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March 21, 2012

Williamsburg votes 'YES'

City elects to sell alcohol by the drink

CORBIN — By Jeff Noble, Staff Writer

By a slim 14 votes, voters in Williamsburg said “yes” to the sale of alcoholic beverages by the drink Tuesday. The final tally was 533 in favor, to 519 against.

Of the city’s six precincts and absentee ballots, the “yes” vote carried five precincts. The “no” vote carried one city precinct, as well as the machine and walk-in absentee votes.

It means liquor, beer and wine can be sold in larger restaurants in Williamsburg’s city limits — those that seat at least 100 people and get 50 percent of their gross revenues from the sale of food. There can also be a separate license for restaurants that seat at least 50 people, where wine can be sold by the drink. There can be other options, according to the state Alcoholic Beverage Control board in a Barbourville meeting before that city’s Feb. 6 vote, where they told the audience, “You have to have the right kind of license for the kind of drink you serve (with food).”

Previously, Williamsburg was “dry.” The last time a local option election was put to the voters in the city was in 2006, where voters rejected the sale of alcohol by the drink.

Both supporters and opponents for alcohol sales were stunned, surprised and shocked by the final outcome, which came at 6:45 p.m. Tuesday evening. The announcement was made by Whitley County Court Clerk Kay Schwartz, inside the old Fiscal Courtroom of the Whitley County Courthouse in downtown Williamsburg.

“We wanted to see things change in the area. We were tired of the same-oh, same-oh. I’m very happy,” said John Bowen, one of the supporters of the group Citizens for Change, who was joined by fellow supporter Danny Davenport as they kept tabs on the precinct totals.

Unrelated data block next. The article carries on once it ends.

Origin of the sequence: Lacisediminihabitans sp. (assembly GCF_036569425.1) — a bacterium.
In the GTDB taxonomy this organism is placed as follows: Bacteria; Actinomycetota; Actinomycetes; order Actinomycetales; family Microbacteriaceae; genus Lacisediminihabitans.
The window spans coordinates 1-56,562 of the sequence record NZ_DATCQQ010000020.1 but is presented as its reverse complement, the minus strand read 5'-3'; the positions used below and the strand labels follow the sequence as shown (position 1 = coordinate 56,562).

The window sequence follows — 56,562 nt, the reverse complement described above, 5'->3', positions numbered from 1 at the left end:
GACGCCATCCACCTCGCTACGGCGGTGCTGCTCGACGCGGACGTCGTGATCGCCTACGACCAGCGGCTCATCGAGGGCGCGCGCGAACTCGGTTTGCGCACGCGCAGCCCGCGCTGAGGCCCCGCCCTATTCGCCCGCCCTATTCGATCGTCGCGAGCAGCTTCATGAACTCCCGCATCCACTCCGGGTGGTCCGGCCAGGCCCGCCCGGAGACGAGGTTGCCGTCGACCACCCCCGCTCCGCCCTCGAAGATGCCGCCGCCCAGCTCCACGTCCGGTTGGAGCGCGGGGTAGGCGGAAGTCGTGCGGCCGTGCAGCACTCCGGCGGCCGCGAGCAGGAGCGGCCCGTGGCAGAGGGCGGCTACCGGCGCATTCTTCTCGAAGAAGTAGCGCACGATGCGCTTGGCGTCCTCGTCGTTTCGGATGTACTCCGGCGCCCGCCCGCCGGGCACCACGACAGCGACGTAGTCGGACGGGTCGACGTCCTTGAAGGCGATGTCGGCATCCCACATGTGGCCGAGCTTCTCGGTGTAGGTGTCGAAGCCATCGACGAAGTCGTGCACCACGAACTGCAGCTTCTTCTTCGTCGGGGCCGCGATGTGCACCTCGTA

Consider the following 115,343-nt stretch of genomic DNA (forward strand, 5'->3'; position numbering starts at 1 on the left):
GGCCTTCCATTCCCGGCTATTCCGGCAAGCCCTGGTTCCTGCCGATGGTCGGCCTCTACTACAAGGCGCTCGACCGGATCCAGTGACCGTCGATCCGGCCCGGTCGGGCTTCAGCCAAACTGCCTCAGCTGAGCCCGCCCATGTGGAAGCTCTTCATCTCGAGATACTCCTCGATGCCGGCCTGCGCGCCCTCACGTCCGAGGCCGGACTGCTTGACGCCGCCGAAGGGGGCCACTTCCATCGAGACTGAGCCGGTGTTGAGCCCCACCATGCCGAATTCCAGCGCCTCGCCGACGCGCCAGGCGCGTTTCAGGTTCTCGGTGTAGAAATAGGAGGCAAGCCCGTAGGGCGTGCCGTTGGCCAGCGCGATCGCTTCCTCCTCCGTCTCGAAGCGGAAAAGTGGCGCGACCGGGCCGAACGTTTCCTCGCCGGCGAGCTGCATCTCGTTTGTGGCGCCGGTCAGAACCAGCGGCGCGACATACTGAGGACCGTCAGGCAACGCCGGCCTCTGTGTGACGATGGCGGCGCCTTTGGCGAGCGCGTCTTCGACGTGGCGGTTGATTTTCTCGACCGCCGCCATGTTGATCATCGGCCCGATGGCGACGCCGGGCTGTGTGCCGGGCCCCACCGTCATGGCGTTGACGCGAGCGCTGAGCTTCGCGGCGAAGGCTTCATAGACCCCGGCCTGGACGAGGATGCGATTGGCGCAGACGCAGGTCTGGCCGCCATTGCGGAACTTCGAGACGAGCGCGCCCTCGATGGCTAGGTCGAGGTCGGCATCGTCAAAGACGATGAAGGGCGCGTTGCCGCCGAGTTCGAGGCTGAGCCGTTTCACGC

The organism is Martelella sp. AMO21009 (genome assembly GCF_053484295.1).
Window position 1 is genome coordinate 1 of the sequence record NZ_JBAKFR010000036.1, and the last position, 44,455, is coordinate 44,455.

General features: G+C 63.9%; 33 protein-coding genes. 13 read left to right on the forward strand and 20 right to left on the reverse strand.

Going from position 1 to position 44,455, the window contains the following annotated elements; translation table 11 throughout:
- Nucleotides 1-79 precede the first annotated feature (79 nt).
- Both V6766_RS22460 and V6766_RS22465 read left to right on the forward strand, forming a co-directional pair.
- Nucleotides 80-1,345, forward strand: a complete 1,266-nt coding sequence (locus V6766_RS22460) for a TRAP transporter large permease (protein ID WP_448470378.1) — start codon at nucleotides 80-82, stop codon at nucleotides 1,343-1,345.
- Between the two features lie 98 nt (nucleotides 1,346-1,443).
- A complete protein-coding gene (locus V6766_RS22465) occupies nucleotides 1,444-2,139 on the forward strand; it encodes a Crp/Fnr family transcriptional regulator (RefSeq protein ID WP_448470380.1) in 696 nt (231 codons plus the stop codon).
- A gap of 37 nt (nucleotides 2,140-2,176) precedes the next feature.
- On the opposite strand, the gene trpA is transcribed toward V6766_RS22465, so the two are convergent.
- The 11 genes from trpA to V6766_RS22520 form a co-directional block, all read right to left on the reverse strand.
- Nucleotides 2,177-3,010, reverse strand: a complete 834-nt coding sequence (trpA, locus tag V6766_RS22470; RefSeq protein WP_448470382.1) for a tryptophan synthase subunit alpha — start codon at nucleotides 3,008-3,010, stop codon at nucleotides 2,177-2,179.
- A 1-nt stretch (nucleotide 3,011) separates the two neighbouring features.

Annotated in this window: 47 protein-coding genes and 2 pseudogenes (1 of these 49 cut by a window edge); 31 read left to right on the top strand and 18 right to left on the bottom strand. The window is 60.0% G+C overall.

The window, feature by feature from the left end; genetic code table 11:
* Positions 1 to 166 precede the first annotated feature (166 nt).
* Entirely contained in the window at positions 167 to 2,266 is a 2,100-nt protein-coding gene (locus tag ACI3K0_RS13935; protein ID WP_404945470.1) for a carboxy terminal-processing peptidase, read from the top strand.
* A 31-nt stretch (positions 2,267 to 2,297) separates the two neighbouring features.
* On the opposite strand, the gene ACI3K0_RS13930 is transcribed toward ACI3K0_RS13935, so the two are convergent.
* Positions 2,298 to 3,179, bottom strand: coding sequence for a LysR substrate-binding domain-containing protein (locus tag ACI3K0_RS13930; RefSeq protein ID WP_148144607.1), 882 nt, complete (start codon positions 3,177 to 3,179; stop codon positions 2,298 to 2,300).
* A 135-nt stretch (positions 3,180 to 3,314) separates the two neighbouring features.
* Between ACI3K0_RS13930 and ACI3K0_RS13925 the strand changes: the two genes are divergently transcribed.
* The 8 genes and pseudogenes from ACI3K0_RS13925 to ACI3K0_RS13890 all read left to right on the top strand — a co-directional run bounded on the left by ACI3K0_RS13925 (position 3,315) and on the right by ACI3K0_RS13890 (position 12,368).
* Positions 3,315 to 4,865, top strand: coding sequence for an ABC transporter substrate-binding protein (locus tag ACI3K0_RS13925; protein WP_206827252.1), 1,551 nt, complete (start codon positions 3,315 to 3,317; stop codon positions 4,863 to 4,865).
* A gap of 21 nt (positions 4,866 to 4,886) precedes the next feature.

After the election was made official, Bowen said the vote was about change and choice. “We were hoping this will bring some jobs to Williamsburg, and some new restaurants, and help bring people to the area. I’m not a big alcohol person, but I believe in freedom of choice.”

Davenport joined Bowen in a brief yell of “Yeah,” after the final tally was made public.

“Ninety-seven percent of America is where you can get alcohol. We’ve been in the lower three percent. I’m happy for jobs, restaurants and freedom of choice. It’s a positive. It’s been a long-time coming,” Davenport commented.

Outside the courthouse, anti-alcohol supporter Pat Marple spoke about the outcome, and agreed the margin of victory was what he called, “real, real close.”

“The voters have spoken, and have decided to make things different from what they were. They decided on what direction they want this city to go. Time will tell. It will change Williamsburg, but how I don’t know. I’m proud of the supporters. They put their heart into it, and I don’t blame them. I blame myself,” Marple noted.

Marple said his main concern was what would happen next in the city, if the sale of alcohol by the drink could lead to other changes, such as alcoholic beverage sales by the package. And he pointed to the turnout, which Marple said was lower than the vote on the question six years ago.

“I think having a low turnout was the difference in 2006. Then it was 790 to 577 against alcohol. Today, it was 533-519.”

Marple also brought up the possibility of a recount, and would talk to County Court Clerk Schwartz on what to do. “If she wants to do it, I will. If not, I’ll drop it.”